Come learn about the department from current majors, as they present "Research in Progress" as part of a student symposium for the course "AMST 468: Research Methods in American Culture“
Refreshments will be served
The 2019 English department creative thesis writers will read short excerpts from their projects. Treats and refreshments from Black Sheep will be served. All are welcome to attend and celebrate their work!
Let us know if you're coming on the Facebook event page: https://www.facebook.com/events/1110933209092130/
EISENSTEIN'S HISTORY OF ART: AN INTERNATIONAL SYMPOSIUM
Amherst Center for Russian Culture, Amherst College, May 3-5 2019
Friday, May 3
1:00 Symposium Welcome
Amelie Hastie, Professor, Film and Media Studies, Amherst College
1:15-3:15 Panel I
CHAIR: Shahruz Ghaemi '19
Michael Kunichika, “Eisenstein in the Valley of Man: Prehistory and
Joan Neuberger, “‘Only Art’: Michelangelo, Picasso, and Other
Aleksandra Jach, “Eisenstein as Method"
3:30-5:30 Roundtable: “Curating Eisenstein”
CHAIR: Galina Mardilovich, Curator of Russian and European Art, Mead Art
Ada Ackerman, Aleksandra Jach, Pierluca Nardoni, Marie Rebecchi, Elena Vogman
Saturday, May 4
10:00-12:00 Panel II
CHAIR: Maya Mizrahi '21
Yuri Tsivian, “Eisenstein's Visual Rhetoric on Paper and on Film”
Karla Oeler, “Eisenstein and Hogarth”
Pierluca Nardoni, “Struggling over Abstraction: Eisenstein and Malevich”
1:00-3:00 Panel III
CHAIR: Alice Jackson '21
Daria Khitrova, “Eisenstein and Dance”
Evgenii Bershtein, “‘Degenerates in Power’: Contexts for ‘Ivan the
Ada Ackerman, “Eisenstein, Rodin, and Sculpture”
3:10-3:30 Screening of “Actors of Profane History” (dir. Elena Vogman,
Clemens von Wedemeyer, 2017)
3:30-5:30 Panel IV
CHAIR: David Finn (Hampshire College, '20)
Elena Vogman, “Actors of Profane History: Reading Eisenstein with
Marie Rebecchi, “Eisenstein, Bataille, Painlevé. From Gnosticism to
Devin Fore, “Eisenstein and Eidetics”
Sunday, May 5
10:00-12:00 Participants Roundtable
All events held at the Amherst Center for Russian Culture (202 Webster Hall).
The symposium is supported by the ACRC and the Amherst College Film and Media
Chemistry Seminar with Dr. Pia Sorensen, Harvard University, John A. Paulson School of Engineering and Applied Sciences
Fermented foods are ubiquitous, delicous and rooted in diverse cultures and history. Moreover, the making and enjoyment of them is deeply rooted in science, ranging from microbiology and chemistry, to biochemistry, flavor physiology, and sensory science.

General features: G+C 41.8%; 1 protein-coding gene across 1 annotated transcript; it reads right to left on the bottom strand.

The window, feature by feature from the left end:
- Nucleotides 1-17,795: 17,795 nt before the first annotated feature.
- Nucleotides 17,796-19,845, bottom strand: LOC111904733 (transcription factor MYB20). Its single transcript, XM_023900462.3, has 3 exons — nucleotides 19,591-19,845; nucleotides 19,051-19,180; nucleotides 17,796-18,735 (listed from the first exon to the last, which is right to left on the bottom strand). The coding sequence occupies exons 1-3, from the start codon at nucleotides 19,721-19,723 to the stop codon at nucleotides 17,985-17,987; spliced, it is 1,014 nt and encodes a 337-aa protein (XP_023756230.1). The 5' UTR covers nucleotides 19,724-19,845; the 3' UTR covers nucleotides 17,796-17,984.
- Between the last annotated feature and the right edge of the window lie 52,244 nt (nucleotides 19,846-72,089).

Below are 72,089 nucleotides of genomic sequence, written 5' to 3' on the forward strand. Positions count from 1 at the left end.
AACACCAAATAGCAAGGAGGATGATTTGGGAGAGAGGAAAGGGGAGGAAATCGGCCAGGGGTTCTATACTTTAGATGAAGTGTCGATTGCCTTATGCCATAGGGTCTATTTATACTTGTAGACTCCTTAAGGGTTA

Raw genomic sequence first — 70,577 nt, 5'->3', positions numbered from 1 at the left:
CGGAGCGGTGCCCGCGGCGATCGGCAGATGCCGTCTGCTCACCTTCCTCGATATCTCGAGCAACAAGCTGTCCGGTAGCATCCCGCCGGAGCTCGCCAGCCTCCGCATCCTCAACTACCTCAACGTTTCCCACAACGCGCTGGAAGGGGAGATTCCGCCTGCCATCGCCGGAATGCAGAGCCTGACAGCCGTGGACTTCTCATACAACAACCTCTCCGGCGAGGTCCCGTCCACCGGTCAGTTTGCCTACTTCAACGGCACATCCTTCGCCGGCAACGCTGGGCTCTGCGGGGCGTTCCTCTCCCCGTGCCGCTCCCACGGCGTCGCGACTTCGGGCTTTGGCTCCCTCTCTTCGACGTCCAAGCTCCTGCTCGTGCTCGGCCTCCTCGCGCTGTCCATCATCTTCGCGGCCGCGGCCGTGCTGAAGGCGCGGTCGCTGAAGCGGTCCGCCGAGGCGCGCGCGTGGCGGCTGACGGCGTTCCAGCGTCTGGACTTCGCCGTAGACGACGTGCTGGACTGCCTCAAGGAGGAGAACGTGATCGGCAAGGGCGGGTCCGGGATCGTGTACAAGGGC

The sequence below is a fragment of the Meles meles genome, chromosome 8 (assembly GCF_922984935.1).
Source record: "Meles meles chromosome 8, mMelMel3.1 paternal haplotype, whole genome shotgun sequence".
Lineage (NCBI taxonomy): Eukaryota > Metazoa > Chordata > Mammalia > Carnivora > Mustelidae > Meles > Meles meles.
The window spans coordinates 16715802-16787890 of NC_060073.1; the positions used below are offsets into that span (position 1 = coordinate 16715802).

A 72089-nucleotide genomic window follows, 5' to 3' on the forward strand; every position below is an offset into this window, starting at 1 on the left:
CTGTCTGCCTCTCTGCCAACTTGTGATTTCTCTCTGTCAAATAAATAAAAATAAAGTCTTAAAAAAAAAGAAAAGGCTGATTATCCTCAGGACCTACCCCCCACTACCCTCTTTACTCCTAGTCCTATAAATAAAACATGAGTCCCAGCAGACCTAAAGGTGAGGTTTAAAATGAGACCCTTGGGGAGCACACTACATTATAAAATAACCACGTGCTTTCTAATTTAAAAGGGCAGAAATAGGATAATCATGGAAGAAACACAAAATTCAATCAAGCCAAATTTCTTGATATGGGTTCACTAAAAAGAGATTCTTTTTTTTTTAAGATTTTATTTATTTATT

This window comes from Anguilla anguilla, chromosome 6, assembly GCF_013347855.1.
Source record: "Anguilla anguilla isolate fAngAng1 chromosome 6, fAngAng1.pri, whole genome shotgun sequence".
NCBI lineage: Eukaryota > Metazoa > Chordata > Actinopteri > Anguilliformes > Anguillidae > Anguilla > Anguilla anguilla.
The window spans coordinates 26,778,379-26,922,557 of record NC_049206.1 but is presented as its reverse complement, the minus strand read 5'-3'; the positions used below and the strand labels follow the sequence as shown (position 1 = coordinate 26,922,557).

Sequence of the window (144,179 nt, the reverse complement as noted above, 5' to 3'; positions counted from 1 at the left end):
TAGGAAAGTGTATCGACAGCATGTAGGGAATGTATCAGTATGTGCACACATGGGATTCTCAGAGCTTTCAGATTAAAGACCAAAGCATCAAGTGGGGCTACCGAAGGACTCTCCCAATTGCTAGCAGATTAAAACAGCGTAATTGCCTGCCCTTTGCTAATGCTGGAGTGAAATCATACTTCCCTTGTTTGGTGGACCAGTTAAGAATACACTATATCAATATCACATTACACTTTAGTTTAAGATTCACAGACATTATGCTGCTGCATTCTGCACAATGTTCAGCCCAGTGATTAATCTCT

This talk explores how food fermentations can be an engaging teaching tool for an integrated approach to these diverse scientific fields.
The discussion is based on the design and implementation of a course at Harvard University. The course focuses on the production, properties and characterization of the small molecules involved in food fermentations, as well as the microbial community dynamics these molecules drive. It follows an interactive, curiosity-driven format where students experience the scientific process in a creative way by designing and implementing their own research project. By making what inspires them, and eating what they make, students have an individualized experience with the process of scientific innovation.
Join us to dedicate and celebrate Kirkpatrick Lecture Hall in the Science Center, named for John E. Kirkpatrick '51 and Phyllis D. Kirkpatrick. Following brief remarks in honor of the Kirkpatricks, Lawrence Douglas, the James J. Grosfeld Professor of Law, Jurisprudence and Social Thought, will deliver a lecture entitled "The Last Holocaust Trial: The Wages of History and Memory."
What role should the testimony of survivors play in trials involving crimes of mass atrocity? And what happens when there are no survivors left to testify? Professor Douglas's lecture will address these questions as they arose in the case of John (Ivan) Demjanjuk, the last high-profile trial to deal with the crimes of the Holocaust.
Reception with food and drink outside the lecture hall to follow!
The Emily Dickinson Museum’s Poetry Discussion Group meets monthly, September through May, for lively conversation about Emily Dickinson’s poetry and letters. Featured facilitators offer fresh perspectives on Dickinson’s poetry each month. Past topics have included "Tropic Hints," "Emily Dickinson’s Planet," "The Color White" and "Emily Dickinson’s Varmints."
The Poetry Discussion Group meets at the Center for Humanistic Inquiry, on the second floor of Amherst College’s Frost Library. Participants should proceed directly to the library and do not need to stop at the museum. While no R.S.V.P. is required, participants are invited to email firstname.lastname@example.org to receive a list of poems for discussion. Attendees are welcome to bring a bag lunch. Beverages and a sweet snack are provided. The fee for Museum Friends is $12/session and the general fee is $15/session.
May’s Poetry Discussion Group will be facilitated by Polina Barkskova.
All are invited to track the movement of celestial bodies at Amherst College's Bassett Planetarium.* This program is inspired by the Mead Art Museum's exhibition Dimensionism: Modern Art in the Age of Einstein and offered with support from the Arts at Amherst Initiative and the Beneski Museum of Natural History. This program is limited to the first 60 guests.
*This is not an accessible building. We apologize for the inconvenience.